“I lived in a very shady area in Dubai – that’s the best I could afford without burdening my parents. As a consequence, I developed a likeness for knives and blades. I collected many, carried one at all times and even had the unfortunate incident of having to use one of them for self defense. Subsequent to being kicked out of the spot I was staying at, I spent nights at a Dunkin Donuts store, in the taxicab, at the shoreline – I’m certain my family could have upheld a couple of weeks at an inn while I searched for settlement but had it not been for these experiences, I wouldn’t have had anything to share with you,’ she laughs.
With respect to dealing with her own and expert life, Sana concedes forthright that she has been horrible at it. At a certain point she says that she considered the terms individual and expert practically compatible. Subsequent to putting a great deal of exertion into adding to her time administration abilities, she has figured out how to organize.
When asked about the support she got from family, she says, “I have constantly taken pride in being brave, however as of late I understood this characteristic left the affirmation that regardless of what turns out badly, my family would offer me some assistance with standing up on my feet once more. I couldn’t have done much without them.”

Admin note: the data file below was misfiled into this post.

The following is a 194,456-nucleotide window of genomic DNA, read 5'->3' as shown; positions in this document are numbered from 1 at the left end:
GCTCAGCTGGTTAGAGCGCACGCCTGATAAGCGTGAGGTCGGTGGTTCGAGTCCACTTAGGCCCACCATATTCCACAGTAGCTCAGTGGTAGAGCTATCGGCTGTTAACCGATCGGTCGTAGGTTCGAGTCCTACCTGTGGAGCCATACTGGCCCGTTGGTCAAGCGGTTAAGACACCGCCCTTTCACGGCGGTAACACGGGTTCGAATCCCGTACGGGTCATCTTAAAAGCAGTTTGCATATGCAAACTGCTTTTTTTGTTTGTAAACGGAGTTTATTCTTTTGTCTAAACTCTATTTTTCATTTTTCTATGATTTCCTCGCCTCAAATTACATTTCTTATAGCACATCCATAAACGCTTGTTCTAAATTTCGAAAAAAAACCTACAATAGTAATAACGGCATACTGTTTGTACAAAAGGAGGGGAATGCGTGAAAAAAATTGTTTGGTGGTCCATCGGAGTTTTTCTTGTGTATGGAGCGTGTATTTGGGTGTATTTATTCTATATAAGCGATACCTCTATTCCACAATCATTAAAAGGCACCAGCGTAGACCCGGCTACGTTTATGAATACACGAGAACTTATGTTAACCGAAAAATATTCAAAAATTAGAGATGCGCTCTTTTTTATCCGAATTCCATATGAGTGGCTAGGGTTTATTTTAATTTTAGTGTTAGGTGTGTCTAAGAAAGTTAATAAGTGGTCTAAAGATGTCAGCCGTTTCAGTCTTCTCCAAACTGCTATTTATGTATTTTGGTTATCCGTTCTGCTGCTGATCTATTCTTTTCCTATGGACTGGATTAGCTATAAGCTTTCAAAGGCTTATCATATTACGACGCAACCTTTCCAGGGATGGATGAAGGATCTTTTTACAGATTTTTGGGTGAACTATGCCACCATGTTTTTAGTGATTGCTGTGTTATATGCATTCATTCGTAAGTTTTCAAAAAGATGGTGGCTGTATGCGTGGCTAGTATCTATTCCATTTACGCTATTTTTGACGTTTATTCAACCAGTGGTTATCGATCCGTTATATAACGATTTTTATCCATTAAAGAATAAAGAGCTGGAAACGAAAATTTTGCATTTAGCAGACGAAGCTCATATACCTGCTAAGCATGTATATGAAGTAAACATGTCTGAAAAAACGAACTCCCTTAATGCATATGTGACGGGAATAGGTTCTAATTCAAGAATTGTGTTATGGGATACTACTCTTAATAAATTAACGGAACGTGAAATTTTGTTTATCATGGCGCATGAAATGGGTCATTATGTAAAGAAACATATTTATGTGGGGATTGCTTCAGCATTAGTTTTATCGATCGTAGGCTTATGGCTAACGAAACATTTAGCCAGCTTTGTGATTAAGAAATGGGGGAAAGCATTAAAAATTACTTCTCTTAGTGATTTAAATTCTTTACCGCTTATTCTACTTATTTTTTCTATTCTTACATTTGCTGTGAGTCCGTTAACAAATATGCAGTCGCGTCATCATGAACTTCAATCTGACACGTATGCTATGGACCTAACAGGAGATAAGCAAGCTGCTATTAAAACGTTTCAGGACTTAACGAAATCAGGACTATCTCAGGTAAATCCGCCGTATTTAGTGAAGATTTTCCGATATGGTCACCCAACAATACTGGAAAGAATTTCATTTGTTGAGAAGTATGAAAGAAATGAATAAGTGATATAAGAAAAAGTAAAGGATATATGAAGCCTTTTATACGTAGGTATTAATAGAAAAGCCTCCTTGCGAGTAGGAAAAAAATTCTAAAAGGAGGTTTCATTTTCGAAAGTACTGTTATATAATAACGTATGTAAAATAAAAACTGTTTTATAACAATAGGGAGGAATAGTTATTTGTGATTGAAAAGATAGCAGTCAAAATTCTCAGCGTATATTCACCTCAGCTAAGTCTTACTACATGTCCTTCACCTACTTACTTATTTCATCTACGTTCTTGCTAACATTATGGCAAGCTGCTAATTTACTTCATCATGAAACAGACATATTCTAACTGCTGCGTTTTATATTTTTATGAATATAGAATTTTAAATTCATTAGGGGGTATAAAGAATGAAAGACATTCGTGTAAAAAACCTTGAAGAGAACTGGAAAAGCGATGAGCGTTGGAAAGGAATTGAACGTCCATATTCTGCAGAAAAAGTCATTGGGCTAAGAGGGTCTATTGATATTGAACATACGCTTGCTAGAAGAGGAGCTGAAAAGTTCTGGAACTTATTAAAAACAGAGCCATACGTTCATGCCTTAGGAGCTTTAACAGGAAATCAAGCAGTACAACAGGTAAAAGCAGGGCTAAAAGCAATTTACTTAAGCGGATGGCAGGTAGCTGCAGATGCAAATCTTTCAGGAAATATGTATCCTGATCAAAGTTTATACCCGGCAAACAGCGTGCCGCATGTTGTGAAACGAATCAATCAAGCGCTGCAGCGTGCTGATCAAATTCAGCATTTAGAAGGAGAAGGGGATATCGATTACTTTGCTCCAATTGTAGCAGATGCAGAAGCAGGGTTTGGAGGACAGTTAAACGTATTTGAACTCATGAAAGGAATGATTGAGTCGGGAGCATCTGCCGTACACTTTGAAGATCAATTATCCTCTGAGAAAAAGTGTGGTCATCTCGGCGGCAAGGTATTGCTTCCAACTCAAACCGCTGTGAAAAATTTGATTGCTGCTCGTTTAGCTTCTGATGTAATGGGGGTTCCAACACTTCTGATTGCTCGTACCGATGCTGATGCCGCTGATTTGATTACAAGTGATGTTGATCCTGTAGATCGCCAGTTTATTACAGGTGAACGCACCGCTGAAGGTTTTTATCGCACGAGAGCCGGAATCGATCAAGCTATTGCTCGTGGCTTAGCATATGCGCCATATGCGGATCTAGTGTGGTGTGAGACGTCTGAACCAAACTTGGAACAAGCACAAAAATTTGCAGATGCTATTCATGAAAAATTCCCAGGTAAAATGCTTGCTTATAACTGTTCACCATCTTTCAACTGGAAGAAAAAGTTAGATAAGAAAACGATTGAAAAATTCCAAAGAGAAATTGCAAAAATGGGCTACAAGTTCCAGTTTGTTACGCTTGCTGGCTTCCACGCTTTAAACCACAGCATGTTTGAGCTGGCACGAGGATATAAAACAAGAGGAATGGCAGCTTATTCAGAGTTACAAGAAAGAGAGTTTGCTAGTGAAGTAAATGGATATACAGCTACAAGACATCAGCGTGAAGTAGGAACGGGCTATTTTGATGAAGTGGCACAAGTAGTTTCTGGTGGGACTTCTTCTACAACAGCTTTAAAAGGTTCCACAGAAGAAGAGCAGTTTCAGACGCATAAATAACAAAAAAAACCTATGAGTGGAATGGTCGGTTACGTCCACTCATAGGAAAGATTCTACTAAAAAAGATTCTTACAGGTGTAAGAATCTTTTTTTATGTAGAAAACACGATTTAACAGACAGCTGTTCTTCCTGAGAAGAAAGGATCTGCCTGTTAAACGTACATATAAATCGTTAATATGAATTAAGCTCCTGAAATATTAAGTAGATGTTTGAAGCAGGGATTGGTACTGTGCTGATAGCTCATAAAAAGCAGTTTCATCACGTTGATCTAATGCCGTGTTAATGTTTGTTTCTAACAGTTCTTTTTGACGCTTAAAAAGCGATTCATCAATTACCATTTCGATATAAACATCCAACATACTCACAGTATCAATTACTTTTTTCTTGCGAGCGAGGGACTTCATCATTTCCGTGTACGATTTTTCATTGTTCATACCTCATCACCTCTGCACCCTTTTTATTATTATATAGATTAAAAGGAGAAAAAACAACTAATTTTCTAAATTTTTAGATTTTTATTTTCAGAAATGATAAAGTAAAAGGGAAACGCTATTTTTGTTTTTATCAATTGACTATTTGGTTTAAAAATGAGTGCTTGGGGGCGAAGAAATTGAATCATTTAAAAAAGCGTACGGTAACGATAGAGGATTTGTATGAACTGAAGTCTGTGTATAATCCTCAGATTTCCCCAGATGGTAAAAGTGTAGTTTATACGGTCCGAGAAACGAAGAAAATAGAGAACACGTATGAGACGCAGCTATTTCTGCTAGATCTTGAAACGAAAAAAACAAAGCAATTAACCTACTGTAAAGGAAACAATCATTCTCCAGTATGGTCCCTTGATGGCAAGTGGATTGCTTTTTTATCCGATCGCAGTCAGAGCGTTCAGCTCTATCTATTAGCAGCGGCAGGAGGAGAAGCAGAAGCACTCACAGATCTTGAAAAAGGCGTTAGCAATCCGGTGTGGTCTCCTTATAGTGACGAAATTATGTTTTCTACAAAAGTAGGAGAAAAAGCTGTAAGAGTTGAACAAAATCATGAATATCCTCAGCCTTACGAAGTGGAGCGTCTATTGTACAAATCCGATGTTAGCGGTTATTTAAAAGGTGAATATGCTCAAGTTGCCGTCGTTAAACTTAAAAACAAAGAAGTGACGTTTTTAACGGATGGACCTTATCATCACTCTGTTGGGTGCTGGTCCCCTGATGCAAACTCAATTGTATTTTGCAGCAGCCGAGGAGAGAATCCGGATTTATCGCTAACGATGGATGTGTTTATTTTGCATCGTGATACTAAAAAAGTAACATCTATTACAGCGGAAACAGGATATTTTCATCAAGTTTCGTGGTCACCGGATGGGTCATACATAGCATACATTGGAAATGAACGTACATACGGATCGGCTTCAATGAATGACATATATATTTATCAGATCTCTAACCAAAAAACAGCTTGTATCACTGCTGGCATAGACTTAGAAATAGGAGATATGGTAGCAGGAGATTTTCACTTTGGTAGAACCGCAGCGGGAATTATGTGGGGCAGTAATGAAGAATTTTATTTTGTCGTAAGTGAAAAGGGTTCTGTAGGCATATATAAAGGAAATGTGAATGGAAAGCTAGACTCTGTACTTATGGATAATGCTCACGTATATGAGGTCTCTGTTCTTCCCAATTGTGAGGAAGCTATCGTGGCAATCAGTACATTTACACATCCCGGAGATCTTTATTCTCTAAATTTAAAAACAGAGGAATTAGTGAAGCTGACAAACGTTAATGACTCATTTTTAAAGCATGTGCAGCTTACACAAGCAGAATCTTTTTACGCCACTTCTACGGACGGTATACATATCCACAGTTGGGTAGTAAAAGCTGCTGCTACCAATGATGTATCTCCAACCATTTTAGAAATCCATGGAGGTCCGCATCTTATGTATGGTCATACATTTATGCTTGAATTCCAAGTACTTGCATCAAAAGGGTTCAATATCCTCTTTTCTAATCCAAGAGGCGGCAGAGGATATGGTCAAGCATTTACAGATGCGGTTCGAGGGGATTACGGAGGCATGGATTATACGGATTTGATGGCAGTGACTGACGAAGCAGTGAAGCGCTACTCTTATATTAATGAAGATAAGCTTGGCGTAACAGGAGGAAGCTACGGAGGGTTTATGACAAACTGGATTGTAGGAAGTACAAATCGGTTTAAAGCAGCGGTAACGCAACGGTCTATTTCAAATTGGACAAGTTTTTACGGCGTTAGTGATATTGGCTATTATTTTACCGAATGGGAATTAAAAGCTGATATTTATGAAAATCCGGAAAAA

My little interaction with Sana has taught me that if I ever need to accomplish something, I ought to put my entire being in it or not do it all. As people I feel, we take motivation and gain from our companions and these little encounters. To conclude, I asked Sana for advice and she said something that will stay with me for long.
‘Fall in love with solving problems. Then create products that solve a problem. Don’t fall in love with your product or idea itself. When adoration for your product overwhelms love for the arrangement, you begin to disregard the defects in your product; it gets hard to see the shortcomings and practically difficult to discredit the item out and out to think of better arrangements. Also, encompass yourself with the right individuals before you dive into a business venture.’